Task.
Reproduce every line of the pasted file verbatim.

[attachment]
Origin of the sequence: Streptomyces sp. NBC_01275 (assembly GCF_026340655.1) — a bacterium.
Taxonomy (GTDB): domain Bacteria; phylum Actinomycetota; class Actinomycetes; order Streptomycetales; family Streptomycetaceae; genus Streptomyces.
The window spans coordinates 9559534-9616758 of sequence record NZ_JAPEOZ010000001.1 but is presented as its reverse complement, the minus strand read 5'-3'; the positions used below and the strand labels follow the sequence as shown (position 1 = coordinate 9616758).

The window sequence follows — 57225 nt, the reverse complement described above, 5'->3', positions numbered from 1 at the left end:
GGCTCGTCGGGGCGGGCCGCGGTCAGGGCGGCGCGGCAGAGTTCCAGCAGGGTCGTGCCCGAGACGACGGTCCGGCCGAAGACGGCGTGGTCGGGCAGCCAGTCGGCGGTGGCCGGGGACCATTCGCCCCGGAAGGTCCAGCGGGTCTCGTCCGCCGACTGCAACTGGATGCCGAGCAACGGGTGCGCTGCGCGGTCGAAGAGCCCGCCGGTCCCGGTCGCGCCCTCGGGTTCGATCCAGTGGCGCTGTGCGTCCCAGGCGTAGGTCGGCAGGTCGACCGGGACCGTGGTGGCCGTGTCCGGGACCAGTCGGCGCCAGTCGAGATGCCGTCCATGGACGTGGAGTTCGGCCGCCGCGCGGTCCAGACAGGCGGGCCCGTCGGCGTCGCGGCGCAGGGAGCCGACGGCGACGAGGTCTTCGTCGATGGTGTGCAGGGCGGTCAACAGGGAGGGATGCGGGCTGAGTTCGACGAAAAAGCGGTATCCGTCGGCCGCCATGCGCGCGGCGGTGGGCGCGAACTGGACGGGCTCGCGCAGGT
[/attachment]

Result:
Origin of the sequence: Streptomyces sp. NBC_01275 (assembly GCF_026340655.1) — a bacterium.
Taxonomy (GTDB): domain Bacteria; phylum Actinomycetota; class Actinomycetes; order Streptomycetales; family Streptomycetaceae; genus Streptomyces.
The window spans coordinates 9559534-9616758 of sequence record NZ_JAPEOZ010000001.1 but is presented as its reverse complement, the minus strand read 5'-3'; the positions used below and the strand labels follow the sequence as shown (position 1 = coordinate 9616758).

The window sequence follows — 57225 nt, the reverse complement described above, 5'->3', positions numbered from 1 at the left end:
GGCTCGTCGGGGCGGGCCGCGGTCAGGGCGGCGCGGCAGAGTTCCAGCAGGGTCGTGCCCGAGACGACGGTCCGGCCGAAGACGGCGTGGTCGGGCAGCCAGTCGGCGGTGGCCGGGGACCATTCGCCCCGGAAGGTCCAGCGGGTCTCGTCCGCCGACTGCAACTGGATGCCGAGCAACGGGTGCGCTGCGCGGTCGAAGAGCCCGCCGGTCCCGGTCGCGCCCTCGGGTTCGATCCAGTGGCGCTGTGCGTCCCAGGCGTAGGTCGGCAGGTCGACCGGGACCGTGGTGGCCGTGTCCGGGACCAGTCGGCGCCAGTCGAGATGCCGTCCATGGACGTGGAGTTCGGCCGCCGCGCGGTCCAGACAGGCGGGCCCGTCGGCGTCGCGGCGCAGGGAGCCGACGGCGACGAGGTCTTCGTCGATGGTGTGCAGGGCGGTCAACAGGGAGGGATGCGGGCTGAGTTCGACGAAAAAGCGGTATCCGTCGGCCGCCATGCGCGCGGCGGTGGGCGCGAACTGGACGGGCTCGCGCAGGT